It was in the fall of 2011 that Siegler, along with TechCrunch founder Michael Arrington and Patrick Gallagher, a classmate of Arrington at Claremont McKenna College, launched CrunchFund, a seed and early stage fund that raised $20 million for its inaugural effort.
In a blog post announcing his move to Google Ventures, Siegler thanked Arrington and Gallagher, writing: “I cannot thank Michael and Patrick enough for the opportunity to start CrunchFund alongside them. When I look over the portfolio of truly excellent startups and entrepreneurs we’ve brought together (some of which aren’t listed as they’re not public yet), I’m — and you’ll forgive me for using a word that has been all-but-stripped of its meaning by its use on social networks these days — humbled.”
CrunchFund does not operate a website, but at Siegler’s personal site, he lists 94 startups in which Crunchfund owns a stake, including some of the hottest tech startups on the planet, such as Pinterest, Uber, Square, and Airbnb. Of the 94 companies featured, 10 have been acquired, including the video clip company Vine, which sold to Twitter for an undisclosed amount last October; the enterprise social network Yammer, acquired by Microsoft last July for $1.2 billion (after raising $142 million from dozens of investors); and SocialCam, a mobile video application that raised an undisclosed amount of seed funding and sold to Autodesk last July for a reported $60 million.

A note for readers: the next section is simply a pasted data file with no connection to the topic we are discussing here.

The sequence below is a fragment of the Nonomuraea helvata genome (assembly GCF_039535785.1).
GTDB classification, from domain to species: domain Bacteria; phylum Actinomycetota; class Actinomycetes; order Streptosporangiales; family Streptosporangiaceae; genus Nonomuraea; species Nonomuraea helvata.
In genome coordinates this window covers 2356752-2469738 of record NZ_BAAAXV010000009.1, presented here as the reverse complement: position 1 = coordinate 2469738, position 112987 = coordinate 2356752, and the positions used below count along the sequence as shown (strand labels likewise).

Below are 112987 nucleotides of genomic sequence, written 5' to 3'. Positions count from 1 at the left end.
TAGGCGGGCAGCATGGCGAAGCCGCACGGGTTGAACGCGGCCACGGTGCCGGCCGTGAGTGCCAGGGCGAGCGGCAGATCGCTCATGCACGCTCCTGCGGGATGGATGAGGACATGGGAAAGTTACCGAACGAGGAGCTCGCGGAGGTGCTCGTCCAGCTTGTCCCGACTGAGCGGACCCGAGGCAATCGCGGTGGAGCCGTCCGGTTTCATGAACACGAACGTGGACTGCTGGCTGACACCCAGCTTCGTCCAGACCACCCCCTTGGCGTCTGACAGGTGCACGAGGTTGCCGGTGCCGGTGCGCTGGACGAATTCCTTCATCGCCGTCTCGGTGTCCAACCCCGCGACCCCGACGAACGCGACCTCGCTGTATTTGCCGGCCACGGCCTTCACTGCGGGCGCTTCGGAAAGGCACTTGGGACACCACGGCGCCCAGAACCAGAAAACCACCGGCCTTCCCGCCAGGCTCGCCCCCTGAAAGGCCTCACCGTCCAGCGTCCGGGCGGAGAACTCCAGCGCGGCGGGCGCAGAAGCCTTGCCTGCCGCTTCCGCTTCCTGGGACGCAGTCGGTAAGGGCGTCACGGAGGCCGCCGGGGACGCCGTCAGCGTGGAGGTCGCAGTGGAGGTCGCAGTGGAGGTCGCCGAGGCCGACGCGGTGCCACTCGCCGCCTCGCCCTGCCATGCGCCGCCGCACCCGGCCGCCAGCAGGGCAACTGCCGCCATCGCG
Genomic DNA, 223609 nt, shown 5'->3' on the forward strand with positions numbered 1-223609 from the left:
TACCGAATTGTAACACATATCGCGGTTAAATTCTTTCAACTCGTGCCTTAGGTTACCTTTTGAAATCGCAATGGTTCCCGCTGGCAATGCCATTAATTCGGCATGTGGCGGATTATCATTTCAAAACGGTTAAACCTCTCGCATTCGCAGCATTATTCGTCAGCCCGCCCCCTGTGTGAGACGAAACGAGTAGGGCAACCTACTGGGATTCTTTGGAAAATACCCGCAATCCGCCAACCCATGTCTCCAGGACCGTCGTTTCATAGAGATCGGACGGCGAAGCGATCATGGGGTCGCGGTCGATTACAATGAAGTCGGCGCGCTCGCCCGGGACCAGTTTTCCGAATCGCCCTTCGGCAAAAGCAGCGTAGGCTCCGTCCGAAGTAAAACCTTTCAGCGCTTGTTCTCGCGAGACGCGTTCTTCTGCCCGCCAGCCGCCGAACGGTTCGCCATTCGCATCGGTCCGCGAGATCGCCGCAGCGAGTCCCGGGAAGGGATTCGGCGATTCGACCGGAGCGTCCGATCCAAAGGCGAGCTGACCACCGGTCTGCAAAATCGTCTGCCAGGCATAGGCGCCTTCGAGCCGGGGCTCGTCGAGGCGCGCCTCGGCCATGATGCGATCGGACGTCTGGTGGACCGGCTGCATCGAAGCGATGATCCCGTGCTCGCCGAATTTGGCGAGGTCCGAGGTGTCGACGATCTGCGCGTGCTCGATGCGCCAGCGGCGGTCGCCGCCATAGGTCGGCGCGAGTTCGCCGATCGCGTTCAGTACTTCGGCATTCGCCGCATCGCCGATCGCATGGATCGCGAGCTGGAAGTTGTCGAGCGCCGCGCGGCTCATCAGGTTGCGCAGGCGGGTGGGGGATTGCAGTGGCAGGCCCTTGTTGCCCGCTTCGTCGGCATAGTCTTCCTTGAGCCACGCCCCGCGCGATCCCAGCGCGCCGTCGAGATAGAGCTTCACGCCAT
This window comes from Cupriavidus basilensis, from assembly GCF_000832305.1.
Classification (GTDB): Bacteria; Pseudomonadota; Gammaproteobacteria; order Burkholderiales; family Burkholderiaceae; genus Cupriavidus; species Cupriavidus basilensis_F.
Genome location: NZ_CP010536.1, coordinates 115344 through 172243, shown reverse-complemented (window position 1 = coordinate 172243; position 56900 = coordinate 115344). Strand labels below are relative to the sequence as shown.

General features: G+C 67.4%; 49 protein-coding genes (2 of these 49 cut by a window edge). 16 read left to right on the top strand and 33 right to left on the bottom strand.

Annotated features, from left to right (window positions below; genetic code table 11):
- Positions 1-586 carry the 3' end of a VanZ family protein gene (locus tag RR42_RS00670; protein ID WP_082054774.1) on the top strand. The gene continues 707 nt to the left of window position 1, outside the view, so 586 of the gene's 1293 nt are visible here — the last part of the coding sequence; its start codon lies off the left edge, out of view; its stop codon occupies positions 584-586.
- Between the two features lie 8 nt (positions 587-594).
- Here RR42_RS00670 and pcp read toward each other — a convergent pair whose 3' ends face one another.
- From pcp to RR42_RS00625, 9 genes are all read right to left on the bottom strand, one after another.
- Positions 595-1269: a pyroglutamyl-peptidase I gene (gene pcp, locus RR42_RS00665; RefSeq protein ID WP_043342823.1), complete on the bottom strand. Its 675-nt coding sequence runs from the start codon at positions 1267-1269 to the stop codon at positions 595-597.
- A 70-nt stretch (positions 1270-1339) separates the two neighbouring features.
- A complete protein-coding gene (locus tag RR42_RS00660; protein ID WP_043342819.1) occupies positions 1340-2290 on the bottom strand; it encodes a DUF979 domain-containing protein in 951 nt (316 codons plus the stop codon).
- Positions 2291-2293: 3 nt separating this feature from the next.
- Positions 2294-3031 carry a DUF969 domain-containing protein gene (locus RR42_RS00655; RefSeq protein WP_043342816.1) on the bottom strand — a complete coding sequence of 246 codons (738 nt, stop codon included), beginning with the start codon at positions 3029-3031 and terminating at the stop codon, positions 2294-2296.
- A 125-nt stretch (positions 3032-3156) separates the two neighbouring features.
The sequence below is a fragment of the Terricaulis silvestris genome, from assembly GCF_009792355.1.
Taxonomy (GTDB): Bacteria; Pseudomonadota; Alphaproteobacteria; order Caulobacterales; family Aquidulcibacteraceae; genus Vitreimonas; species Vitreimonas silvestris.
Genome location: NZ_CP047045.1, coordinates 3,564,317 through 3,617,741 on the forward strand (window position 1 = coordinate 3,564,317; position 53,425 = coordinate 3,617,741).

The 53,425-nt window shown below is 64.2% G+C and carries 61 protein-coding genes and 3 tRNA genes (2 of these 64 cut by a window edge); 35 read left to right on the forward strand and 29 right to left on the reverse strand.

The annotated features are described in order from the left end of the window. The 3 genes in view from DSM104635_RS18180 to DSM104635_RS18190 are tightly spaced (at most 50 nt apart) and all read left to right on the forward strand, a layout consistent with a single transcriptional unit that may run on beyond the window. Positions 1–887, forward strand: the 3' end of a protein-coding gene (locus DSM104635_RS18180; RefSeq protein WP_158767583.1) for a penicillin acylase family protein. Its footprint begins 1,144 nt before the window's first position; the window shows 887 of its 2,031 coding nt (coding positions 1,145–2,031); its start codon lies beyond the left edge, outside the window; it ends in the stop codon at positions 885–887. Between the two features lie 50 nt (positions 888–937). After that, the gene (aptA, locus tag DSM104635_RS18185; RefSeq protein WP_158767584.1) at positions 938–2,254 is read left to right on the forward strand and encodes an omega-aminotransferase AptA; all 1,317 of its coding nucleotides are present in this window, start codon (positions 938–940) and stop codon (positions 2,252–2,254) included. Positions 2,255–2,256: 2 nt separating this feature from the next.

In Siegler’s blog post, he writes that he has “been talking with the Google Ventures team for a few months now. After getting to know the partners and hearing the vision for the fund laid out by managing partner Bill Maris, it became clear that this would ultimately be a perfect fit.”
What the move means for CrunchFund is less clear. Assuming the fund has made at least 100 investments, it seems likely the firm’s first fund is very low on dry powder. (If one assumes the firm averaged $200,000 per investment, including for follow-on financings, the fund would be fully invested.)
Arrington, who sold TechCrunch to AOL in 2010 for an undisclosed price that was rumored to be in the range of $30 million, did not respond to a request for more information regarding Siegler’s departure or what the move means for CrunchFund.
Image credit: MG Siegler of Crunchfund (center), Jason Snell of Macworld (left), and Jim Dalrymple of The Loop (right) speak at TechCrunch Disrupt SF 2012 on Sept. 12, 2012. REUTERS/Stephen Lam